Missed the MTBPS-breakdown webinar with Dr Adrian Saville, Dr Iraj Abedian, Sizakele Marutlulle, Dr Azar Jammine and Ryk van Niekerk? Watch it now.

Managing a unit trust portfolio in uncertain times

I recently inherited a large sum of money - have I invested it in the right unit trust?

Q: I read the advice provided in this article, and find myself in a similar position, but have already made an investment choice and would like to get an opinion on it.

As advised in the article, I was rather wary of the current political and economic dangers with the Brexit upheavals, the Trump administration and of course local uncertainty, particularly with regards the rand.

I recently inherited a large sum of money* and was worried about making sure it grows. 

Some background:

  • I am 36, a divorced father of two and an IT professional.
  • I am currently not earning a market-related salary, but intend to change that soon – applicable for the reason I chose the investment I did.
  • I have a very modest (read lower end) apartment on the East Rand, which I do not anticipate being much of an investment.
  • Other than the bond (below R5 000 a month), I only have some moderate credit card debt.
  • My car is paid off and I have no other accounts.

I have a small but ever growing investment portfolio which I manage myself (albeit rather badly since mid 2016, with what was a 32% profit now reduced to a meagre 2%), which consists of equities only. 

I have invested the amount I inherited in an Old Mutual Multi-Managers Enhanced Income Fund of Funds.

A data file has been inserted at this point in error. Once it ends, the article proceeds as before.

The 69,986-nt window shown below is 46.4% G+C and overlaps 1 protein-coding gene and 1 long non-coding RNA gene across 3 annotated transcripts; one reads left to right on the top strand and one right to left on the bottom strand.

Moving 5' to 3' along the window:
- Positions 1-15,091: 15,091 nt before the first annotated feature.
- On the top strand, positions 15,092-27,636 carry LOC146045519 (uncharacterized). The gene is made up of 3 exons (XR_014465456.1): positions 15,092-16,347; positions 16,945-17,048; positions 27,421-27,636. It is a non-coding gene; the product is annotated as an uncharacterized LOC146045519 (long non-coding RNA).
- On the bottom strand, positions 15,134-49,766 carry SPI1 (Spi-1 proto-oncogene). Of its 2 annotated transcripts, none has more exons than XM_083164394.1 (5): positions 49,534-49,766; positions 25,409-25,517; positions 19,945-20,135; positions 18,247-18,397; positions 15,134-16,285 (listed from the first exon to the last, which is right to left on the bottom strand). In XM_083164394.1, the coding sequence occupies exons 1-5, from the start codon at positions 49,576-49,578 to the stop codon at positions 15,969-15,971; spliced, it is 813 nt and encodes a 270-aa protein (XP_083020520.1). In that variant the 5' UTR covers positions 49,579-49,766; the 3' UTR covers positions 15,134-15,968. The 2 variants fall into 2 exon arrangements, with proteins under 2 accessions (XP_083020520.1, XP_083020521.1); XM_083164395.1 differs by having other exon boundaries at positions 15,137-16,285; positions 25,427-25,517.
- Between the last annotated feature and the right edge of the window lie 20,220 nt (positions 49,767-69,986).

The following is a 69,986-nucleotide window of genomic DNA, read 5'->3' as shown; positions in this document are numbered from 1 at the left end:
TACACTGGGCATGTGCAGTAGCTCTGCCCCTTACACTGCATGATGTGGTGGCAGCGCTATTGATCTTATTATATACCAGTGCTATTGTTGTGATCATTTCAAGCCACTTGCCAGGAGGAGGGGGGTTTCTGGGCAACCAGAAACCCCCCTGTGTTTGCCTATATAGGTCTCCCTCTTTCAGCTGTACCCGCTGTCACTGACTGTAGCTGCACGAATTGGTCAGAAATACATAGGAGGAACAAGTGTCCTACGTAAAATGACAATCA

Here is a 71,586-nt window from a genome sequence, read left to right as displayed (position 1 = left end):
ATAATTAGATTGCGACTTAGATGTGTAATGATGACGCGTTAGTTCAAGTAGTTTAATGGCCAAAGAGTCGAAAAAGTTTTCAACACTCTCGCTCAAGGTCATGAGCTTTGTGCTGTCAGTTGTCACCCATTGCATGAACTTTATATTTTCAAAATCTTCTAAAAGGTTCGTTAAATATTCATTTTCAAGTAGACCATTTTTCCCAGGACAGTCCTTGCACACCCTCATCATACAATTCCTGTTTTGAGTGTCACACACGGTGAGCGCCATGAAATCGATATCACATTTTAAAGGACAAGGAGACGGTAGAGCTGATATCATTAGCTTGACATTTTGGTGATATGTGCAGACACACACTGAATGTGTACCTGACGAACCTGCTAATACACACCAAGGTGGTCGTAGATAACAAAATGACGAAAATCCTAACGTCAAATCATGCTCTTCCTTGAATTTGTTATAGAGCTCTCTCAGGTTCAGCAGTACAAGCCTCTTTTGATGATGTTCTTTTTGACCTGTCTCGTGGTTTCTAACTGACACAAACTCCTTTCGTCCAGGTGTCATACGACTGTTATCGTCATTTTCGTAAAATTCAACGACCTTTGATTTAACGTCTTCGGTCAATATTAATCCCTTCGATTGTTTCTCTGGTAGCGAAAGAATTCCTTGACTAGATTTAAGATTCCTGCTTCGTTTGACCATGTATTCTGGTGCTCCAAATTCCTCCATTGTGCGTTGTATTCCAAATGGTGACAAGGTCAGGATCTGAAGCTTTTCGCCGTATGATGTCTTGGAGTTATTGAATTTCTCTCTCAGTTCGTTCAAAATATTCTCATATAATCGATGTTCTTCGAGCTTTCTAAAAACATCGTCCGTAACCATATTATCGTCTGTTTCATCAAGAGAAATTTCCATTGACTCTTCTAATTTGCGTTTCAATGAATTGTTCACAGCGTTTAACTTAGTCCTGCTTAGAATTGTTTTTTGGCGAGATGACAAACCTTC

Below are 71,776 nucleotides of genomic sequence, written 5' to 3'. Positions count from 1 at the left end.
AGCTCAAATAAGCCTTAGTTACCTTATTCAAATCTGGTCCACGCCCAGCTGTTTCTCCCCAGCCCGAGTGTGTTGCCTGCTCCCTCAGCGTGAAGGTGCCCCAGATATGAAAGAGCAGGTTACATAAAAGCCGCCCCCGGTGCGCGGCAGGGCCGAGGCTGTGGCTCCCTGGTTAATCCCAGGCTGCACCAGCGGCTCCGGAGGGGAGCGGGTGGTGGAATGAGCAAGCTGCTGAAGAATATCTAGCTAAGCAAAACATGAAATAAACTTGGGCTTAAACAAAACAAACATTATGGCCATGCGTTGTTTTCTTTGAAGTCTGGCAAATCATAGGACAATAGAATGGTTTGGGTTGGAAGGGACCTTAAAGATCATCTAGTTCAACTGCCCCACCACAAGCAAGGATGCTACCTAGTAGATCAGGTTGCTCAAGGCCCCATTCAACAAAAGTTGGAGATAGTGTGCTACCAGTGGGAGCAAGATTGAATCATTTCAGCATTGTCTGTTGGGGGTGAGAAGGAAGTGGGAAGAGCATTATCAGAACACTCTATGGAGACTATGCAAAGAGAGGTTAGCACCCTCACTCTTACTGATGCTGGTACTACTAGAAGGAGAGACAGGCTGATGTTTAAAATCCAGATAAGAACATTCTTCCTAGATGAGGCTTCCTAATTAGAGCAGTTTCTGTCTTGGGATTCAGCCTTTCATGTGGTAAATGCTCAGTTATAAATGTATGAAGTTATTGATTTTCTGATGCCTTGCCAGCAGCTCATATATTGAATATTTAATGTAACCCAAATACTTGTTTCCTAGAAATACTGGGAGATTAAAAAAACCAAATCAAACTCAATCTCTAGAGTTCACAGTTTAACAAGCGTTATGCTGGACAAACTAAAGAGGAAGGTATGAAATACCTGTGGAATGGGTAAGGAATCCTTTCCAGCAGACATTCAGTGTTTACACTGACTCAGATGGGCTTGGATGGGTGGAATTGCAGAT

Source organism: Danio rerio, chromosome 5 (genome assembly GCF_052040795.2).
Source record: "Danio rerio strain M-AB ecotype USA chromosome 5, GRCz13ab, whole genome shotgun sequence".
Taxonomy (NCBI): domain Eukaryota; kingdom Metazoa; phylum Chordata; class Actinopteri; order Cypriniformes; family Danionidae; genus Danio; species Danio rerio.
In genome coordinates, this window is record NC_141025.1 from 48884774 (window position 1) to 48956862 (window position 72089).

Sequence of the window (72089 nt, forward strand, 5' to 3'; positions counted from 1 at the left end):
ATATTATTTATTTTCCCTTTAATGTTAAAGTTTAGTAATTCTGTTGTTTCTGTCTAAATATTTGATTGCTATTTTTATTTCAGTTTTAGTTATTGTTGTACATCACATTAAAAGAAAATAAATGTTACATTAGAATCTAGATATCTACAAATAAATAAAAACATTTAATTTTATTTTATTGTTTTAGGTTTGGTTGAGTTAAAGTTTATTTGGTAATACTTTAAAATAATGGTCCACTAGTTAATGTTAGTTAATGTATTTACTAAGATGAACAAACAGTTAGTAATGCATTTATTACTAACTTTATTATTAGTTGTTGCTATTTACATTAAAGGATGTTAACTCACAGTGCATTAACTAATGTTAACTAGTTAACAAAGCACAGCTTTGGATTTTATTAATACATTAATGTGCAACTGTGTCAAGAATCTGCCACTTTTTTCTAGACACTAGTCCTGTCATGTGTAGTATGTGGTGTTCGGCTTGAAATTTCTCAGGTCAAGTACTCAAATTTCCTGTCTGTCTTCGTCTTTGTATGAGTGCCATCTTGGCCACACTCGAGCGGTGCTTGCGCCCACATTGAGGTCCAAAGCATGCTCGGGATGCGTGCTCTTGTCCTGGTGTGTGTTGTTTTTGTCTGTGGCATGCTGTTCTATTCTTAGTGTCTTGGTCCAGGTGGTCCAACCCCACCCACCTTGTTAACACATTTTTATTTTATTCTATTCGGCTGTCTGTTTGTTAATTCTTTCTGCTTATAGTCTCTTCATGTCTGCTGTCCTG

The thinking behind this was to preserve my capital, and obtain interest from it which I could use to pay off my credit card and shore myself up with some emergency funds while waiting for the markets to quieten down and I could get a better sense of direction.

This unit trust is mostly cash and bond based (unfortunately I misunderstood the effects of a weak rand on bonds, thinking initially that a weaker rand was a good thing).

I had initially wanted to put this amount in a Nedbank account which earns 8.5% interest (and I would not have been charged about R3 500 for fees).

My question is thus:

  • Is this a decent-enough unit trust or should I diversify a bit more, bearing in mind that I would prefer to receive interest for at least the coming year.
  • Would selling these unit trusts and moving the money to the Nedbank account be a better option?
  • After the credit card is paid off and I’ve shored myself up, should I keep the capital in such a unit trust and then use just the interest to invest in equities, unit trusts, property and so on – or would it make more sense to break this amount into R50 000 chunks and invest in different vehicles, such as “CoreShares PropTrax” or “Ashburton Mid Cap ETF”.

*Reader asked for sum not to be published.

 

Mags Heystek - Brenthurst Wealth

Every investor has different priorities when it comes to investing. Each will have a different risk profile as well as their own objectives (in terms of time frame, as an example). A comprehensive financial plan cannot be created without more information. Completing a financial needs analysis as well as a risk profiler will enable an advisor to get a better understanding of the client, which will put them in a better position to assist.